Category Archives: Compliance
Four Ways Asset Management Marketers Can Grow AUM
The shift from active to passive investing continues to drive significant change for investment management sales and marketing. In this article, investment marketing consultants Sandra Powers Murphy and Donna DiMaria explain what marketers can do to help their firms grow AUM in today’s challenging environment.
According to DiMaria, operational efficiency in sales and marketing has become imperative, and asset managers are taking note.
“Firms are looking to be more efficient, doing more with fewer resources both in terms of bodies and budget. And that is leading to consolidation, outsourcing, and automation. The status quo isn’t working anymore so, in a way, the market is recreating itself,” she said.
Why Efficient Marketing Compliance Processes Help Avoid Hefty Fines & Needless Back and Forth
Guest Post by Amy Watson at Red Oak Compliance.
Asset Managers are heavily focused on bringing in new business and attracting the right clientele. Compliance, while important, is something you’d prefer to have running smoothly in the background rather than disrupting your day-to-day flow.
However, an increase in hefty fines throughout the asset management industry means compliance needs to be front-and-center. To make the most of your resources and to ensure you’re not caught by surprise when regulators review your materials, you need to ensure you’ve built efficient, compliant processes that are easy for your team to understand and comply with.
One particular pain point we’ve heard about from clients: keeping sales team collateral up to date and books and records compliant across an organization.
Investment Data Marketing: Creating a Cohesive, Data-Driven Story for Your Firm
When meeting and consulting with clients, most investment data specialists refer to 5 datasets managers need to populate in their investment database profiles:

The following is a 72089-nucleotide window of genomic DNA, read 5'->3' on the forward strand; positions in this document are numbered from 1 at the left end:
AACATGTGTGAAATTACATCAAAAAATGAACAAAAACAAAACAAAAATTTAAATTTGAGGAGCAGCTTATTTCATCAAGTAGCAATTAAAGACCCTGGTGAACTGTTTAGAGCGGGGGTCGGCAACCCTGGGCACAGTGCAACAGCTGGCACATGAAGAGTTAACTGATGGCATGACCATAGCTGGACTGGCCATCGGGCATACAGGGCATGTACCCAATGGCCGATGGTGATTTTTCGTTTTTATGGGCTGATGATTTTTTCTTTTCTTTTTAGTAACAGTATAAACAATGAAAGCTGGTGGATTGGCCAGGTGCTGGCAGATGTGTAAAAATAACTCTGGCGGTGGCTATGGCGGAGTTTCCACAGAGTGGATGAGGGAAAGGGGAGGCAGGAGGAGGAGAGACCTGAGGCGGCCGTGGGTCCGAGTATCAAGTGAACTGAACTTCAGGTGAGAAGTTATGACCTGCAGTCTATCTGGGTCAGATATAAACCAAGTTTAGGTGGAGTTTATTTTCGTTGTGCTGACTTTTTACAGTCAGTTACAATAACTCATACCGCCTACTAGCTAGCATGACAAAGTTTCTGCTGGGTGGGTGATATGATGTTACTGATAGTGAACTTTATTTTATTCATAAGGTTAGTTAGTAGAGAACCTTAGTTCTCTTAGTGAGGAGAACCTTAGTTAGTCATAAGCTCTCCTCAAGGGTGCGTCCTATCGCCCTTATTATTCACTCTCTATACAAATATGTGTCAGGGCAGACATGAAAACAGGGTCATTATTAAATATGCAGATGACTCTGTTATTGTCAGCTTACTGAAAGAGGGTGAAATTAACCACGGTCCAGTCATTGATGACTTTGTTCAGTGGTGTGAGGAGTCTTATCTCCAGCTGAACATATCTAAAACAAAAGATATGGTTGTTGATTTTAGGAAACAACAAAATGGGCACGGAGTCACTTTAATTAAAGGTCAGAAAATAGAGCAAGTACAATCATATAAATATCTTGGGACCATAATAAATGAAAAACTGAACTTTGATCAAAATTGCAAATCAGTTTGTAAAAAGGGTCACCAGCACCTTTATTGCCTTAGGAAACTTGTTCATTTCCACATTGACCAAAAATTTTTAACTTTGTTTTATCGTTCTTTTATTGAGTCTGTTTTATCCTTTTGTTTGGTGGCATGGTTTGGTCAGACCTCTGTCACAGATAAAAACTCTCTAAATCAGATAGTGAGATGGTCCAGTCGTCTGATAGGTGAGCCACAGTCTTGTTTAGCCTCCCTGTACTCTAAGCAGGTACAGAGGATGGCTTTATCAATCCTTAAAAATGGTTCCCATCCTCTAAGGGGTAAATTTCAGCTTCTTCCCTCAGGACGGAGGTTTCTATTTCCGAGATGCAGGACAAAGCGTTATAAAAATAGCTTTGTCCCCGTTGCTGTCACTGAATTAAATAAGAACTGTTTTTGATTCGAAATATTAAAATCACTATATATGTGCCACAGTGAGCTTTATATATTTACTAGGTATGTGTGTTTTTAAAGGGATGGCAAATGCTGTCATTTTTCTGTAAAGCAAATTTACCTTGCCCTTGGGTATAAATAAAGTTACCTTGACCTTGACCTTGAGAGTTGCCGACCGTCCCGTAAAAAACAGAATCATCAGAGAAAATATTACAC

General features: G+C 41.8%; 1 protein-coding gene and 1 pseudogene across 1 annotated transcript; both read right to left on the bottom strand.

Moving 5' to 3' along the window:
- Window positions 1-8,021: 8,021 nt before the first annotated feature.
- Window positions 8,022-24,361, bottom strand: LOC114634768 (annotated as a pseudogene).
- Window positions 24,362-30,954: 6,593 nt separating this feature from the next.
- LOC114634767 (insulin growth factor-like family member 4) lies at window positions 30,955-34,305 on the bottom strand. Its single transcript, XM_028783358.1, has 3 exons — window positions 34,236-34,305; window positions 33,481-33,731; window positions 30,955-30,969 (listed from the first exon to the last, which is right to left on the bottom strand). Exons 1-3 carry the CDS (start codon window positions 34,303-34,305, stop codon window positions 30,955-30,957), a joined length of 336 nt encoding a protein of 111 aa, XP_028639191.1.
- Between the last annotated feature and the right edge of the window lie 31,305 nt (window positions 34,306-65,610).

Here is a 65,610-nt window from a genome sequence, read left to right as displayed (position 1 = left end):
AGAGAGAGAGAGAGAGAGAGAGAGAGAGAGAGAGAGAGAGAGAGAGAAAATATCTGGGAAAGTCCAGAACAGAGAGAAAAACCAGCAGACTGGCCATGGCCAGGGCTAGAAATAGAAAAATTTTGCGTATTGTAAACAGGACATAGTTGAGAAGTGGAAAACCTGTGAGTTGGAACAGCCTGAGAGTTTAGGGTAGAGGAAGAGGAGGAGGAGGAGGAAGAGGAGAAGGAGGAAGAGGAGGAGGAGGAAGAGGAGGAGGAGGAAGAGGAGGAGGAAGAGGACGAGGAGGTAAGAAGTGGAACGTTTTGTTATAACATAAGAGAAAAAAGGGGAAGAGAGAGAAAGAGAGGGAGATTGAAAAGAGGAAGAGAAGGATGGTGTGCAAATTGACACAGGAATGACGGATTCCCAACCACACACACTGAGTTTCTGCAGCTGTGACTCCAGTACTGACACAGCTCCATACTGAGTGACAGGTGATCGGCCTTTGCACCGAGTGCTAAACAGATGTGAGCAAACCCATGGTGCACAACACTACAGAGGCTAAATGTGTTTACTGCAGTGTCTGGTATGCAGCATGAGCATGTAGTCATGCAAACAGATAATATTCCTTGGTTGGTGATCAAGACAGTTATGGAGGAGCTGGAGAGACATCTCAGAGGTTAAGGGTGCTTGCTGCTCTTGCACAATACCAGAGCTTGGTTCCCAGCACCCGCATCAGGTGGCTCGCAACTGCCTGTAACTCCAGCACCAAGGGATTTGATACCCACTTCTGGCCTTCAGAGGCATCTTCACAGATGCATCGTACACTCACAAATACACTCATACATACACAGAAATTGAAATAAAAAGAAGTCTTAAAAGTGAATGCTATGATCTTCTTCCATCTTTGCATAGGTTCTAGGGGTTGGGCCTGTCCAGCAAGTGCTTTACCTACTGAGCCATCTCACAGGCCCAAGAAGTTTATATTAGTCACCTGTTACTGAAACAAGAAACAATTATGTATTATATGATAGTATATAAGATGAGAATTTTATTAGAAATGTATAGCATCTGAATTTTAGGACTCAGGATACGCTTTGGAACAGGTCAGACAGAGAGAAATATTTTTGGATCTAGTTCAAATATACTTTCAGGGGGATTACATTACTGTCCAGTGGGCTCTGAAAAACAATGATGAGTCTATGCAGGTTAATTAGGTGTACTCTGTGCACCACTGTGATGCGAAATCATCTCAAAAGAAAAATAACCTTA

Performance, AUM, Holdings, Characteristics, and Personnel. These are the quantitative datasets. And yes, they are each very important.
However, we at APX Stream believe there are, in fact, 7-9 datasets for which managers need to account. These additional datasets include the qualitative narrative sets: Firm & Product Narratives, Firm & Product Personnel.
But it’s not simply a matter of checking these items off a list every quarter – to successfully execute a professional investment data marketing strategy, managers need to understand, not only the range of data points contained within each set, and account for them accordingly, but how they all work together to create a cohesive, data-driven story for your firm.
All the pieces must fit, and do so in a way that entices database subscribers (i.e. your future clients & investors) to pick up the phone or dash off an email inquiring about your portfolio management services.
So how should these pieces fit together and what are some ideas managers can employ to help improve their data marketing execution?
Content Automation: A Competitive Necessity
Content automation has become a necessity, rather than a luxury, for most asset managers in today’s highly competitive environment. According to a survey of asset managers by the Fuse Research Network and Synthesis Technology, 95% of respondents use some kind of tool or process for automating content production. Most commonly, they use it for the creation of factsheets and pitchbooks.
The need for content automation is justifiable. Marketers need to get sales and marketing materials in the hands of salespeople, clients, and prospects as fast as possible. Now, investors, advisors, and consultants expect more frequent and timely product updates.
When implemented successfully, content automation solutions empower firms to produce fully compliant, client-ready sales and marketing content faster than their competitors. These tools reduce labor costs and relieve talented marketing professionals from the drudgery of content production. They minimize the potential for human errors that inadvertently deliver inaccurate and non-compliant information to the public. Plus, they eliminate one of the most common compliance headaches many asset managers face: keeping salespeople from stitching together their own non-compliant pitchbooks from a patchwork of outdated sales presentations.
Effective content automation solutions require two components: An in-house or commercial production tool and a reliable source of product data to populate the finished pieces. Unfortunately, data management is content automation’s Achilles heel for many firms.